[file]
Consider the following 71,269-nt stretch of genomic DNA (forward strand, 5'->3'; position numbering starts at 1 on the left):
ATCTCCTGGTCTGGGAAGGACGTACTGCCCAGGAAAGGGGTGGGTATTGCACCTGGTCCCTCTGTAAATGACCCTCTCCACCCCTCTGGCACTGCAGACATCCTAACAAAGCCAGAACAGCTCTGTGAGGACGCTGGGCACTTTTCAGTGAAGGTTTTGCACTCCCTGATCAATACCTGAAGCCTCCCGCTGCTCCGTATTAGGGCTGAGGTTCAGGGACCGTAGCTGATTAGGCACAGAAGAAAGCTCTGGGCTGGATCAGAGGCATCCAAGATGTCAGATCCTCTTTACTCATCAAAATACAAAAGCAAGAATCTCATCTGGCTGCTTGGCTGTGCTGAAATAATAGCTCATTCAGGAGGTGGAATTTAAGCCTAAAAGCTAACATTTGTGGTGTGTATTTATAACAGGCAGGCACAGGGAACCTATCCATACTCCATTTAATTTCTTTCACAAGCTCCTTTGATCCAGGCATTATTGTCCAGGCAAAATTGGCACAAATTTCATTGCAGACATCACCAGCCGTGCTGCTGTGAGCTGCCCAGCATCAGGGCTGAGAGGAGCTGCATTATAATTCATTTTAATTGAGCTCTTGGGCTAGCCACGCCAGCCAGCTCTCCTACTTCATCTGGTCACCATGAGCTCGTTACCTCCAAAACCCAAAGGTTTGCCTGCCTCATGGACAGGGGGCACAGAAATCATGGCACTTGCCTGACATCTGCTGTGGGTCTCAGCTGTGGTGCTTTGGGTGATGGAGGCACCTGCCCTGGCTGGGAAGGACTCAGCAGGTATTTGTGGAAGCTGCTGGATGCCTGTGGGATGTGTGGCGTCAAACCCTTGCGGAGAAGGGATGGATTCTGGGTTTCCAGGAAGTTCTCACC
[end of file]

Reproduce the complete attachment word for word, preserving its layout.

Consider the following 71,269-nt stretch of genomic DNA (forward strand, 5'->3'; position numbering starts at 1 on the left):
ATCTCCTGGTCTGGGAAGGACGTACTGCCCAGGAAAGGGGTGGGTATTGCACCTGGTCCCTCTGTAAATGACCCTCTCCACCCCTCTGGCACTGCAGACATCCTAACAAAGCCAGAACAGCTCTGTGAGGACGCTGGGCACTTTTCAGTGAAGGTTTTGCACTCCCTGATCAATACCTGAAGCCTCCCGCTGCTCCGTATTAGGGCTGAGGTTCAGGGACCGTAGCTGATTAGGCACAGAAGAAAGCTCTGGGCTGGATCAGAGGCATCCAAGATGTCAGATCCTCTTTACTCATCAAAATACAAAAGCAAGAATCTCATCTGGCTGCTTGGCTGTGCTGAAATAATAGCTCATTCAGGAGGTGGAATTTAAGCCTAAAAGCTAACATTTGTGGTGTGTATTTATAACAGGCAGGCACAGGGAACCTATCCATACTCCATTTAATTTCTTTCACAAGCTCCTTTGATCCAGGCATTATTGTCCAGGCAAAATTGGCACAAATTTCATTGCAGACATCACCAGCCGTGCTGCTGTGAGCTGCCCAGCATCAGGGCTGAGAGGAGCTGCATTATAATTCATTTTAATTGAGCTCTTGGGCTAGCCACGCCAGCCAGCTCTCCTACTTCATCTGGTCACCATGAGCTCGTTACCTCCAAAACCCAAAGGTTTGCCTGCCTCATGGACAGGGGGCACAGAAATCATGGCACTTGCCTGACATCTGCTGTGGGTCTCAGCTGTGGTGCTTTGGGTGATGGAGGCACCTGCCCTGGCTGGGAAGGACTCAGCAGGTATTTGTGGAAGCTGCTGGATGCCTGTGGGATGTGTGGCGTCAAACCCTTGCGGAGAAGGGATGGATTCTGGGTTTCCAGGAAGTTCTCACC